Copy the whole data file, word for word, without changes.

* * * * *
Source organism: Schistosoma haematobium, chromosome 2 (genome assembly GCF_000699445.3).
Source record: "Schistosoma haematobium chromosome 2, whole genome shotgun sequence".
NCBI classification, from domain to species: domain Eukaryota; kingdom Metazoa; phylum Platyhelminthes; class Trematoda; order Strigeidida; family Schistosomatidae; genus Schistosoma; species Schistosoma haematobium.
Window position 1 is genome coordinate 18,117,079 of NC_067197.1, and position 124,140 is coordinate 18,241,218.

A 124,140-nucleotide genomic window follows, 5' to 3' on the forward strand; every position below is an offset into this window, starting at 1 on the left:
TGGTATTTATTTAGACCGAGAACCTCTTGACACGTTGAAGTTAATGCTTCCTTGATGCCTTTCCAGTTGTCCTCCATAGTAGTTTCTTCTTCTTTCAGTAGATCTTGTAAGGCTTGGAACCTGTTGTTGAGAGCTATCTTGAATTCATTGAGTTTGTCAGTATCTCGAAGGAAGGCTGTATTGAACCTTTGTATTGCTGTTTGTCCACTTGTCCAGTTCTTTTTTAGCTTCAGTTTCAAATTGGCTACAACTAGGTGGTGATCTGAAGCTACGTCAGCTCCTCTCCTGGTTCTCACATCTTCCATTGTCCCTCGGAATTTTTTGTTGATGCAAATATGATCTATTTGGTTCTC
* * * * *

Source organism: Schistosoma haematobium, chromosome 2 (genome assembly GCF_000699445.3).
Source record: "Schistosoma haematobium chromosome 2, whole genome shotgun sequence".
NCBI classification, from domain to species: domain Eukaryota; kingdom Metazoa; phylum Platyhelminthes; class Trematoda; order Strigeidida; family Schistosomatidae; genus Schistosoma; species Schistosoma haematobium.
Window position 1 is genome coordinate 18,117,079 of NC_067197.1, and position 124,140 is coordinate 18,241,218.

A 124,140-nucleotide genomic window follows, 5' to 3' on the forward strand; every position below is an offset into this window, starting at 1 on the left:
TGGTATTTATTTAGACCGAGAACCTCTTGACACGTTGAAGTTAATGCTTCCTTGATGCCTTTCCAGTTGTCCTCCATAGTAGTTTCTTCTTCTTTCAGTAGATCTTGTAAGGCTTGGAACCTGTTGTTGAGAGCTATCTTGAATTCATTGAGTTTGTCAGTATCTCGAAGGAAGGCTGTATTGAACCTTTGTATTGCTGTTTGTCCACTTGTCCAGTTCTTTTTTAGCTTCAGTTTCAAATTGGCTACAACTAGGTGGTGATCTGAAGCTACGTCAGCTCCTCTCCTGGTTCTCACATCTTCCATTGTCCCTCGGAATTTTTTGTTGATGCAAATATGATCTATTTGGTTCTC